It is important to look at the core reasons why you alter the property surrounding your home to understand how to alter it, to what degree, and in what manner.
By landscaping around your home, you are bringing nature and it’s elements in close contact, aesthetically, with the architecture of your home, as well as in close contact with your everyday lives. If this is the case, let’s use our property to encourage nature instead of control it.
A well designed landscape will result in “pulling” a homes residents outside to experience the outdoors. A landscape should also increase the living space of your home. Outdoor space should be created just like indoor space. Defining the outdoor “room” is perhaps the most common failure of a landscape. Walls or screening are not considered a detriment to the inside of a home, but are a integral part of defining space and providing privacy. This should be the same in your outdoor spaces.
This leads to how your property functions. “Form follows function”. If you have a wonderful outdoor entertainment space, but it is too great of a distance from your home, the space will simply not be used to its full potential. Drainage issues, vehicular access, human circulation, safety issues, children's requirements, pet’s needs, etc.. must all be considered, as well as dictating the form a landscape assumes.
A landscape is not simply the planting bed around the perimeter of your home, it is everything you see upon entering your property, from the windows of your home, and from all points of your property. A landscape is designed nature. Working with nature, instead of controlling it, almost always results in less maintenance as well as a more aesthetically pleasing environment for yourself and your home.
A landscape can be very dynamic
One of the most important elements of a landscape design is how it reacts to the seasons. In central Illinois we have very dramatic seasonal changes. These changes should enhance your landscape. Architecture remains very static throughout the seasons, but through a correct landscape, that architecture can take on extremely different feelings from one season to the next.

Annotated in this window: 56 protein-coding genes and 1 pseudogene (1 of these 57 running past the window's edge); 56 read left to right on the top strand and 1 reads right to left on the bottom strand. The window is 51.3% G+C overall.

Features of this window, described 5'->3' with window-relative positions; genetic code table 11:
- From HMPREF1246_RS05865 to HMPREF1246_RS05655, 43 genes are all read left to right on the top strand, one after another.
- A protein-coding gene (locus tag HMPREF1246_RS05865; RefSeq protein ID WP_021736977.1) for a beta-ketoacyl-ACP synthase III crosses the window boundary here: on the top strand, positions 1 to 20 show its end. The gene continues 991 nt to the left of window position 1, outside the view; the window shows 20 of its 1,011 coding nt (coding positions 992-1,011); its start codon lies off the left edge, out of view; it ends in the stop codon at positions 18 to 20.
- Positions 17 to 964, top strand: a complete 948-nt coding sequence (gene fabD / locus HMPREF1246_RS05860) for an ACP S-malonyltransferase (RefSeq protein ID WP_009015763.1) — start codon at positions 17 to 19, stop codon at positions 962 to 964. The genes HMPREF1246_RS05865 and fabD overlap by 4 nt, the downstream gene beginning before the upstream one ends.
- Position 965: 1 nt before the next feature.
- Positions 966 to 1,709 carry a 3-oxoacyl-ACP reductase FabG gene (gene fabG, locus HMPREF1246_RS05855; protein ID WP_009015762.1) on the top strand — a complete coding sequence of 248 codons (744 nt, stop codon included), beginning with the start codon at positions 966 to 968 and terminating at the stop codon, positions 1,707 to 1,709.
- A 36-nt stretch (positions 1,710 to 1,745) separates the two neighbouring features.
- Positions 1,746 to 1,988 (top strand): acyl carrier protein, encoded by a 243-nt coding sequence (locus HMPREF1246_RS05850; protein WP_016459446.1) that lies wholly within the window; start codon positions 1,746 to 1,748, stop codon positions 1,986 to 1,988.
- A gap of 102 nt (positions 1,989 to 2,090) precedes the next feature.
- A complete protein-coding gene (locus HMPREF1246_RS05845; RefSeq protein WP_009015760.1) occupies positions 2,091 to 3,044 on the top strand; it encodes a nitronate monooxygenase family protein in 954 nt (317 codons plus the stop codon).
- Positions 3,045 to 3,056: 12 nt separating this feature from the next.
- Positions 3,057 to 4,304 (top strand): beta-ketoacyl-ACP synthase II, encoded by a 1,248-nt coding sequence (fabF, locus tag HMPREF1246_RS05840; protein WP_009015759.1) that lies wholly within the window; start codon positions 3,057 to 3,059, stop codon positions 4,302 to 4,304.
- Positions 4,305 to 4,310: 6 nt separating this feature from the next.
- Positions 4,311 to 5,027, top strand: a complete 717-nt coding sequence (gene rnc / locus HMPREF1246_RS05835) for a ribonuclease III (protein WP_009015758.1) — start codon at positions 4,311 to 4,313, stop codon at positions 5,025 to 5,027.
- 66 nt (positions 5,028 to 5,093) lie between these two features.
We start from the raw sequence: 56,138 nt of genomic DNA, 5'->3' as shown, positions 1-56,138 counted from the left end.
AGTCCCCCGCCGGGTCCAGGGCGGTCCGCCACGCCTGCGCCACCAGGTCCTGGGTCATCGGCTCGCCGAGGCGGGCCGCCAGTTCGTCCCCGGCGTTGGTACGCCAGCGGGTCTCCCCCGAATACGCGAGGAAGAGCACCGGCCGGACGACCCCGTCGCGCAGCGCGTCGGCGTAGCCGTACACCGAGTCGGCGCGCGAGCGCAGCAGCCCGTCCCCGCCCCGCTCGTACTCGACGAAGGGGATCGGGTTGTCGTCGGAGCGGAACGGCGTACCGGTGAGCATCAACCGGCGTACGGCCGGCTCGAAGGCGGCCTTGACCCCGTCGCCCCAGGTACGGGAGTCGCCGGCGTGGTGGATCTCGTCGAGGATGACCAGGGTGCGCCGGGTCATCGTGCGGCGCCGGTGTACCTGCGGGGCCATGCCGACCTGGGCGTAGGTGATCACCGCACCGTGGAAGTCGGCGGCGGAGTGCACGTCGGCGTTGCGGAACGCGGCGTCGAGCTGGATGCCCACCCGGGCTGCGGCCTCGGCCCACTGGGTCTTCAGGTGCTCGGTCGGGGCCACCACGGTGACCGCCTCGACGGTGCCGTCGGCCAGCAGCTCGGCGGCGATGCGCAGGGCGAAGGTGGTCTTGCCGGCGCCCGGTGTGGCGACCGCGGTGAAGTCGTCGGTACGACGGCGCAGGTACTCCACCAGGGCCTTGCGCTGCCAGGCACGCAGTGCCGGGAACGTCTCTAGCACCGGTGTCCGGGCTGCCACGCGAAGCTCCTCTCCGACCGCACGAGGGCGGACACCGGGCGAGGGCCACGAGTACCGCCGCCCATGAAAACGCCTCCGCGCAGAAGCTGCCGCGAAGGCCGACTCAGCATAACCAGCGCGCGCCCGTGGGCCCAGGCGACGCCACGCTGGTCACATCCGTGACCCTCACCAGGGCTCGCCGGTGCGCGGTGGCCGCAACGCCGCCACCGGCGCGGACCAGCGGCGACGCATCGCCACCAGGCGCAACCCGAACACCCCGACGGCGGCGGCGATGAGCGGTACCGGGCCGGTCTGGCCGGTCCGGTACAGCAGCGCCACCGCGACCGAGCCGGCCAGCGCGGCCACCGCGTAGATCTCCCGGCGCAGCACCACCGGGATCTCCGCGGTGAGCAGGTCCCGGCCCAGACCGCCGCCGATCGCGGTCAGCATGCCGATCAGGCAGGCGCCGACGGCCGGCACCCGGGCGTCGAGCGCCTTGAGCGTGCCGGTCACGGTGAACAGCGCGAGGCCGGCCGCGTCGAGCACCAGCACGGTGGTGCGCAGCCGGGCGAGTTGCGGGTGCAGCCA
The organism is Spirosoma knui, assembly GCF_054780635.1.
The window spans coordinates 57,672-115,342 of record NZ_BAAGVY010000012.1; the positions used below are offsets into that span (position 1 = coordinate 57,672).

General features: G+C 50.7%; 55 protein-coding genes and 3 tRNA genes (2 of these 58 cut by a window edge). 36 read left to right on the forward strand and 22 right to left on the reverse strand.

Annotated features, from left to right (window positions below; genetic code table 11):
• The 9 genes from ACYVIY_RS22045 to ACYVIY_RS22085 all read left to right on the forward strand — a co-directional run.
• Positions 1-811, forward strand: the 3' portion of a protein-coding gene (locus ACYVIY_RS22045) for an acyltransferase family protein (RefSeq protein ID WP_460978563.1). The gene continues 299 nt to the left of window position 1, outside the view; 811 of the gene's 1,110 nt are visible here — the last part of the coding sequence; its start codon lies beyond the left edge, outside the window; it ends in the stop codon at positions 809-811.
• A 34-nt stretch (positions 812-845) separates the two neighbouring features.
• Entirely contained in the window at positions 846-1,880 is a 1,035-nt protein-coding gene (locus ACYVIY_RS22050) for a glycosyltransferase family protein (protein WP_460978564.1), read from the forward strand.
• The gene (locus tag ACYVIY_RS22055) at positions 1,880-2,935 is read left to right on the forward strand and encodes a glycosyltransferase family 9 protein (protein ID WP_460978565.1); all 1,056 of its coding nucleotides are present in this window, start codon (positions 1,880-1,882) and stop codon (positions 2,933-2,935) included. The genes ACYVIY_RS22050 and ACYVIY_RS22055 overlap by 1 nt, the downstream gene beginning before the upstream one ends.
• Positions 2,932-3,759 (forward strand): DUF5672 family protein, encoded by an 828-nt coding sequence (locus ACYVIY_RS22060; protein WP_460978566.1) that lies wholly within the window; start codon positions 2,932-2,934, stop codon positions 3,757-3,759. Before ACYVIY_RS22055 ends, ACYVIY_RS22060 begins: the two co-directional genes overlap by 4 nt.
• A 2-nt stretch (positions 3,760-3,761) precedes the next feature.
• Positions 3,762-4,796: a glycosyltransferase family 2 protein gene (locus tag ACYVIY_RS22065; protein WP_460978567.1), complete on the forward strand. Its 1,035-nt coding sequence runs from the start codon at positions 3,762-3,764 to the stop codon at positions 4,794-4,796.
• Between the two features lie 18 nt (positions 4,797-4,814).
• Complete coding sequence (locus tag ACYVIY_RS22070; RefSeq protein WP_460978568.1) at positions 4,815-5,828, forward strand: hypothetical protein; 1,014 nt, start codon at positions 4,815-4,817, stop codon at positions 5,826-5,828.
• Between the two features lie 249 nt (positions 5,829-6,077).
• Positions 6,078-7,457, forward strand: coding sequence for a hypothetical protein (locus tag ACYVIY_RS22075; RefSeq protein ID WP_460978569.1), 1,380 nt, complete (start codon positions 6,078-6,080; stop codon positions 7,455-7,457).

Many of our designs are made up of the following elements that encourage the landscape to evolve through the seasons. Deciduous flowering shrubs and trees provide the spring & early summer color with their flowers, and often dramatic fall color with leaves. Perennials provide the longer impact of color at different intervals through the summer months. Limited evergreen usage, ornamental grasses, and often times fruit, bark, or branching characteristics of some of the deciduous trees and shrubs provide the winter interest.
As a rule of thumb, evergreens, and shrub material with leaf color other than green, provide a very static appearance, and do not appear natural in our landscape here in central Illinois. These elements should be used very sparingly, or not at all. Although often times a massing of evergreen shrubs located strategically in the front of a home provide good structure in the winter months when other elements are providing very little visual impact.
This dramatic seasonal change can be achieved while also providing less maintenance than other types of landscapes that were installed in the past. By encouraging nature, and not working against it, your landscape can become something you enjoy, and not something to slave over.